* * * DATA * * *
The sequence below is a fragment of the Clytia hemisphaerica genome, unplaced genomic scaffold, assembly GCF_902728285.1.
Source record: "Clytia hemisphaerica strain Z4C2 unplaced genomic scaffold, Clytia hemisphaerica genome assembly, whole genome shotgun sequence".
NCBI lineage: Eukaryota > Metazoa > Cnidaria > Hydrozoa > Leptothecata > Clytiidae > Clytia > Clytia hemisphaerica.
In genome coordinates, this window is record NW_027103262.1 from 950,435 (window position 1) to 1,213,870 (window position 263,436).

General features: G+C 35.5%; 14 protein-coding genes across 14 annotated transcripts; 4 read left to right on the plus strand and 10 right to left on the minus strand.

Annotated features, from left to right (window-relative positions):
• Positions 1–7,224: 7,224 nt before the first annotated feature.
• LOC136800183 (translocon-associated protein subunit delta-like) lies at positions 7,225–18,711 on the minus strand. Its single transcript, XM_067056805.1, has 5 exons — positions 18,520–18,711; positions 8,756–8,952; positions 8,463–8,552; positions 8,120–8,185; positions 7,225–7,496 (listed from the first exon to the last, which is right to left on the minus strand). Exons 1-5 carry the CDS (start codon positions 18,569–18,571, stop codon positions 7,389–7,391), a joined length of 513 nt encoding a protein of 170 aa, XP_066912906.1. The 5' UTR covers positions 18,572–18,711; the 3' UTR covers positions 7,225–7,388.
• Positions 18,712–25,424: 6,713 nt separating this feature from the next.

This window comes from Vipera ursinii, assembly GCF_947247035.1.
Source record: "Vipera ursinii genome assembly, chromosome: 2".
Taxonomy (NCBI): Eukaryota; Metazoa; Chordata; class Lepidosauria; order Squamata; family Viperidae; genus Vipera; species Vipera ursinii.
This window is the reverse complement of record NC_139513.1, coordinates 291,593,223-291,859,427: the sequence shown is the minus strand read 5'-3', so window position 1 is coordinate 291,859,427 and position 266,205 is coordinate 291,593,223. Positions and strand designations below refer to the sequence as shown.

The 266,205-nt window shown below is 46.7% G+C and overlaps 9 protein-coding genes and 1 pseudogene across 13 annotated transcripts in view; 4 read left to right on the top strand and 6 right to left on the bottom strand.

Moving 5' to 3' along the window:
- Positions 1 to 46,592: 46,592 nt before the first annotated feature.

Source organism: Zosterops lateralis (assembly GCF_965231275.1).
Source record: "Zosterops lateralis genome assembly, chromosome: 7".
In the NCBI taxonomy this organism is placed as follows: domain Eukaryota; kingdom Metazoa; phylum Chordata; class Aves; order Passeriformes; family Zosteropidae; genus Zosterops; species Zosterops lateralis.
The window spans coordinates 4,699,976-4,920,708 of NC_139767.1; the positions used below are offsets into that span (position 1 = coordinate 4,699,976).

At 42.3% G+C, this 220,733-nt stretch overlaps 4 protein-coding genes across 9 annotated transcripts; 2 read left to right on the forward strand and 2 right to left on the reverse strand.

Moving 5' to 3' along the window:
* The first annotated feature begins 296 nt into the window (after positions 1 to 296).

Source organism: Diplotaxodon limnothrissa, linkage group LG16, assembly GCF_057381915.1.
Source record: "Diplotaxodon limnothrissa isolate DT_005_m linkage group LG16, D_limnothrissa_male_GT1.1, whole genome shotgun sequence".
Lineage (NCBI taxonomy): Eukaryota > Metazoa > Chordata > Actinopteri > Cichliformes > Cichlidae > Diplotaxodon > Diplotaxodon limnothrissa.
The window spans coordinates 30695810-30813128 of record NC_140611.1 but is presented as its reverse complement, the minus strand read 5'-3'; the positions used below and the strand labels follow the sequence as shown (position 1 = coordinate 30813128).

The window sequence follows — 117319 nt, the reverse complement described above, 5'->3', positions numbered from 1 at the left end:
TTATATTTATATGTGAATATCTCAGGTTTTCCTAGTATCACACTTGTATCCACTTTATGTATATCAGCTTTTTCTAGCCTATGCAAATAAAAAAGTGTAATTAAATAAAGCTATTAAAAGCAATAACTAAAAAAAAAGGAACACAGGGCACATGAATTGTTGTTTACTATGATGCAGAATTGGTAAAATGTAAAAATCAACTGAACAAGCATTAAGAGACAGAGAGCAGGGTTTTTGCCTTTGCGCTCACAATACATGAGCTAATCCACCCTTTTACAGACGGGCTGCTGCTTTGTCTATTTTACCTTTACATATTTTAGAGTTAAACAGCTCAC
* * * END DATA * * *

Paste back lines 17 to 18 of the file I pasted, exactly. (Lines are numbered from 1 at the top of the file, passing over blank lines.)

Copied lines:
Source organism: Zosterops lateralis (assembly GCF_965231275.1).
Source record: "Zosterops lateralis genome assembly, chromosome: 7".